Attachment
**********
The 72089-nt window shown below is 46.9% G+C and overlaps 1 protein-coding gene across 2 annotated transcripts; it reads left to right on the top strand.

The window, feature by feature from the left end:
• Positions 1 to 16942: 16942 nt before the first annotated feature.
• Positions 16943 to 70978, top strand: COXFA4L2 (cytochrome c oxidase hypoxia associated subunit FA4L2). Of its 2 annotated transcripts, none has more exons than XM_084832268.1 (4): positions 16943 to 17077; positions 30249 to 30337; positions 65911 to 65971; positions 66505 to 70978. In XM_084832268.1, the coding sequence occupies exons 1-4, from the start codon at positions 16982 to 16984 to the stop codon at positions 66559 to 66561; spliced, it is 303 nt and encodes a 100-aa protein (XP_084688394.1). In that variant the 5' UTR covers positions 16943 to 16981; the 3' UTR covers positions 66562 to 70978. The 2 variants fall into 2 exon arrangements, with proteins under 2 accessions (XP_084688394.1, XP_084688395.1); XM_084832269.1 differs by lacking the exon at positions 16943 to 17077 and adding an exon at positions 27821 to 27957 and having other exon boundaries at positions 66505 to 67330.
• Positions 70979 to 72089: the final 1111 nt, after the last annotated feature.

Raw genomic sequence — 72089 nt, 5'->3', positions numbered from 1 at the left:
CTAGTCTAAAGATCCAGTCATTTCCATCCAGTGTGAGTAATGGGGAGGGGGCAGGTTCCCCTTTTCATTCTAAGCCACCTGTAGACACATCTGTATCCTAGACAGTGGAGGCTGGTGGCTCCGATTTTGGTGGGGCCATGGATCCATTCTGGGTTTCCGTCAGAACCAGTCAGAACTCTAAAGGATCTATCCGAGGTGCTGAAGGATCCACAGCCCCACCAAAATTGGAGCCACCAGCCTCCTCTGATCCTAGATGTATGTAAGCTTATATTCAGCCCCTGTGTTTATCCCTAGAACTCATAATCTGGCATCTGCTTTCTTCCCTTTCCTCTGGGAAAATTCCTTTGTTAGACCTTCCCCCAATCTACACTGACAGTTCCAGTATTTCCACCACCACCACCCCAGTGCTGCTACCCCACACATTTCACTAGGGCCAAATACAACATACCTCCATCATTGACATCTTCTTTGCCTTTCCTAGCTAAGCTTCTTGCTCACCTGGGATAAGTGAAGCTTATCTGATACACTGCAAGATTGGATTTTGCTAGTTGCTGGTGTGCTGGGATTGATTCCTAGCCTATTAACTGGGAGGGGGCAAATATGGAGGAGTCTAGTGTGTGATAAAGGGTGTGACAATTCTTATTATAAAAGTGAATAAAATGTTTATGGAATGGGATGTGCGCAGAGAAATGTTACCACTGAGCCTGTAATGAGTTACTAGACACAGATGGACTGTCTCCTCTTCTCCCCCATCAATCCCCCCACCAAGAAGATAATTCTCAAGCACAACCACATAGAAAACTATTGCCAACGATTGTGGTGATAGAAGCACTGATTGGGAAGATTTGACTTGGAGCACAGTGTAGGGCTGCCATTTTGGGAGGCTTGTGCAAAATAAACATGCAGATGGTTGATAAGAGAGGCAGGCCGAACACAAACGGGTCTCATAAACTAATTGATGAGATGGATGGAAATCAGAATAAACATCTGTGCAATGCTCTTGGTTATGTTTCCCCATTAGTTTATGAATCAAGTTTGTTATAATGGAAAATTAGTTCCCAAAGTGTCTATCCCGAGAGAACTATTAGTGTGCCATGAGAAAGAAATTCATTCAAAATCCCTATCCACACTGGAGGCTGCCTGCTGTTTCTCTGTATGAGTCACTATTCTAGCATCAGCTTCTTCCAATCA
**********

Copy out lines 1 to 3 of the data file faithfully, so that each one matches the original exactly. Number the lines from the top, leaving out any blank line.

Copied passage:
The 72089-nt window shown below is 46.9% G+C and overlaps 1 protein-coding gene across 2 annotated transcripts; it reads left to right on the top strand.

The window, feature by feature from the left end:
• Positions 1 to 16942: 16942 nt before the first annotated feature.